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  • Writer's pictureGerrit van Rooyen

Getting down and dirty with turfgrass

Now that we’ve looked at the different types of golf courses, let’s get down to the ground level of it all. Grass.

Ok, stop. I know what you’re thinking. Grass is grass. Who cares? Well, with a sport that relies so heavily on the stuff, it matters quite a bit.

So grass that’s used on a golf course, often called “turfgrass”, needs to be resilient. It gets a lot of "wear and tear" being tread on day after day, both by foot and tyre. So with all the damage that’s done, it needs to repair itself fast, as no one wants to play on a scabby course full of dead spots and holes.

So it seems one grass type would do it, right? Just use the most robust quick-growing one out there. But that doesn’t work either because you need one that works for the climate of the area the course is in. So the best grass for one region could totally fail you in another.

For example, Bermuda grass is an extremely popular choice for some famous courses, like Augusta National, and has been around for ages. Perfect for golfing on as it repairs fast, drains well, and can be mowed quite short without damage. But while it’s superb in warm climates, it will wither and die if temperatures get too low. On the other hand, Perennial Ryegrass, another favourite, can withstand colder temperatures. It can be used as an overseeding with Bermuda which helps fill in gaps that can occur or on its own such as in the tee boxes and fairways of Pebble Beach. Other types include Bentgrass, used in coastal locations, and Zoysia, which is the most versatile among climates.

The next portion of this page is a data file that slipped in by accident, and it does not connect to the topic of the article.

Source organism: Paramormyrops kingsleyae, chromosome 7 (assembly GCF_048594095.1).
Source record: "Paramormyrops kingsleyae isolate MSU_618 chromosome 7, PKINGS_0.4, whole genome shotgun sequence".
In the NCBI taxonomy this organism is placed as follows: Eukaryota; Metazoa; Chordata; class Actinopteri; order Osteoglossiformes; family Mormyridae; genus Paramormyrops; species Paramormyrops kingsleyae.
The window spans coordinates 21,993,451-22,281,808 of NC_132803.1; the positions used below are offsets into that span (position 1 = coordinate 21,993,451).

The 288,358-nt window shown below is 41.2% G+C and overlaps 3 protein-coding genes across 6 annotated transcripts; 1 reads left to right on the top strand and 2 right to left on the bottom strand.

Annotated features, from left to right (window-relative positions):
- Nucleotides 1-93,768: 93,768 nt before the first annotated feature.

The types of grass are fairly similar, as they all need certain characteristics to be turfgreens, but they are distinguishable as well. Bermuda and Ryegrass have strong roots and grows in clumps, Bentgrass grows more consistently with shallower but thick roots, while Zoysia has deep roots, fine-blades and also grows in clumps.

Once you figure out the right turfgrass your job, setting up the course isn’t done. It takes a lot of work to get the grass to work for you. Imagine how perfect and smooth those greens are. If it was just the grass that did that we’d all have perfect lawns. No, setting up and maintaining greens is a big job.

If you are wanting people to come play on your course most of the year, you can’t have the greens sopping wet after every rain. That’s why the greens are bulldozed beforehand, lined with plastic, then gravel, then drainage pipes, then sand, all in a perfect contour. Finally, the grass is planted in the sterile sand to allow for maximum drainage. Who knew so much was happening underfoot?

After it’s all set up and planted, you have to ensure that the grass is getting plenty of sunlight, water, nutrients, herbicides, pesticides and fungicides to keep it alive and healthy and free of unwanted intruders. Most greens need daily mowing and tending to keep them looking so pristine.

So that was my crash course on “turfgrass”. Now I know that the golf courses aren't covered in “just grass”. Next time I see those pristine greens, I will take a moment to appreciate what goes into making them so perfect.

Hope you all have a good week further!

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